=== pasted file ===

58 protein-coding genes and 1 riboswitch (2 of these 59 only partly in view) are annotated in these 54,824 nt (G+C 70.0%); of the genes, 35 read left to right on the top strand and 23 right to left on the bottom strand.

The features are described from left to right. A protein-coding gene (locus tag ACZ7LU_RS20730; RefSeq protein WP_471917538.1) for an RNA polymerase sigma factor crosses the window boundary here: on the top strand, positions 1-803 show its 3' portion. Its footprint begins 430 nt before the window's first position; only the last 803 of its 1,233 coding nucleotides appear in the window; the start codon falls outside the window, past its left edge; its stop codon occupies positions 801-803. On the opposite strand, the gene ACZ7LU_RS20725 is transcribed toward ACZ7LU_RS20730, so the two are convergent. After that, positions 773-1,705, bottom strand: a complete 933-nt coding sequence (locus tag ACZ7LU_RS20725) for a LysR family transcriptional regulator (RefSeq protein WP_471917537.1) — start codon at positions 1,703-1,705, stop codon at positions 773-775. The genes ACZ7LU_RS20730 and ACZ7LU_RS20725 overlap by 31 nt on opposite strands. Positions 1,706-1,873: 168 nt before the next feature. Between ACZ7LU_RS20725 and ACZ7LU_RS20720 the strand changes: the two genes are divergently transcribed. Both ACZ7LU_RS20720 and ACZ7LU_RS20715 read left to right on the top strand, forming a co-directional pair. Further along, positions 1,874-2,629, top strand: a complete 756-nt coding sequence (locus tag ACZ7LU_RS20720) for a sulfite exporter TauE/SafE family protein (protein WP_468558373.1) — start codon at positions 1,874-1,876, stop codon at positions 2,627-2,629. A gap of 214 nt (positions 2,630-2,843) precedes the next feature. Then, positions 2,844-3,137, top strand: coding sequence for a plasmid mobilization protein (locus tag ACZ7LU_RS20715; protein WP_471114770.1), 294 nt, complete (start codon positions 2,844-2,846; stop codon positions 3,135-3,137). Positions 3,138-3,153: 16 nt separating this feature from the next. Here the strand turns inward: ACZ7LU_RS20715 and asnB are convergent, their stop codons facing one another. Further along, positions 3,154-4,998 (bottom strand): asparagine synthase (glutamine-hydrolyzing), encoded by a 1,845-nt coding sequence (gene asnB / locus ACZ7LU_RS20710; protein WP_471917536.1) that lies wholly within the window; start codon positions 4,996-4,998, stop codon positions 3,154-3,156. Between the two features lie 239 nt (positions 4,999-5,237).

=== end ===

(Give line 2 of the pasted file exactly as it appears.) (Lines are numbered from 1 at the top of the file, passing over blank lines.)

The features are described from left to right. A protein-coding gene (locus tag ACZ7LU_RS20730; RefSeq protein WP_471917538.1) for an RNA polymerase sigma factor crosses the window boundary here: on the top strand, positions 1-803 show its 3' portion. Its footprint begins 430 nt before the window's first position; only the last 803 of its 1,233 coding nucleotides appear in the window; the start codon falls outside the window, past its left edge; its stop codon occupies positions 801-803. On the opposite strand, the gene ACZ7LU_RS20725 is transcribed toward ACZ7LU_RS20730, so the two are convergent. After that, positions 773-1,705, bottom strand: a complete 933-nt coding sequence (locus tag ACZ7LU_RS20725) for a LysR family transcriptional regulator (RefSeq protein WP_471917537.1) — start codon at positions 1,703-1,705, stop codon at positions 773-775. The genes ACZ7LU_RS20730 and ACZ7LU_RS20725 overlap by 31 nt on opposite strands. Positions 1,706-1,873: 168 nt before the next feature. Between ACZ7LU_RS20725 and ACZ7LU_RS20720 the strand changes: the two genes are divergently transcribed. Both ACZ7LU_RS20720 and ACZ7LU_RS20715 read left to right on the top strand, forming a co-directional pair. Further along, positions 1,874-2,629, top strand: a complete 756-nt coding sequence (locus tag ACZ7LU_RS20720) for a sulfite exporter TauE/SafE family protein (protein WP_468558373.1) — start codon at positions 1,874-1,876, stop codon at positions 2,627-2,629. A gap of 214 nt (positions 2,630-2,843) precedes the next feature. Then, positions 2,844-3,137, top strand: coding sequence for a plasmid mobilization protein (locus tag ACZ7LU_RS20715; protein WP_471114770.1), 294 nt, complete (start codon positions 2,844-2,846; stop codon positions 3,135-3,137). Positions 3,138-3,153: 16 nt separating this feature from the next. Here the strand turns inward: ACZ7LU_RS20715 and asnB are convergent, their stop codons facing one another. Further along, positions 3,154-4,998 (bottom strand): asparagine synthase (glutamine-hydrolyzing), encoded by a 1,845-nt coding sequence (gene asnB / locus ACZ7LU_RS20710; protein WP_471917536.1) that lies wholly within the window; start codon positions 4,996-4,998, stop codon positions 3,154-3,156. Between the two features lie 239 nt (positions 4,999-5,237).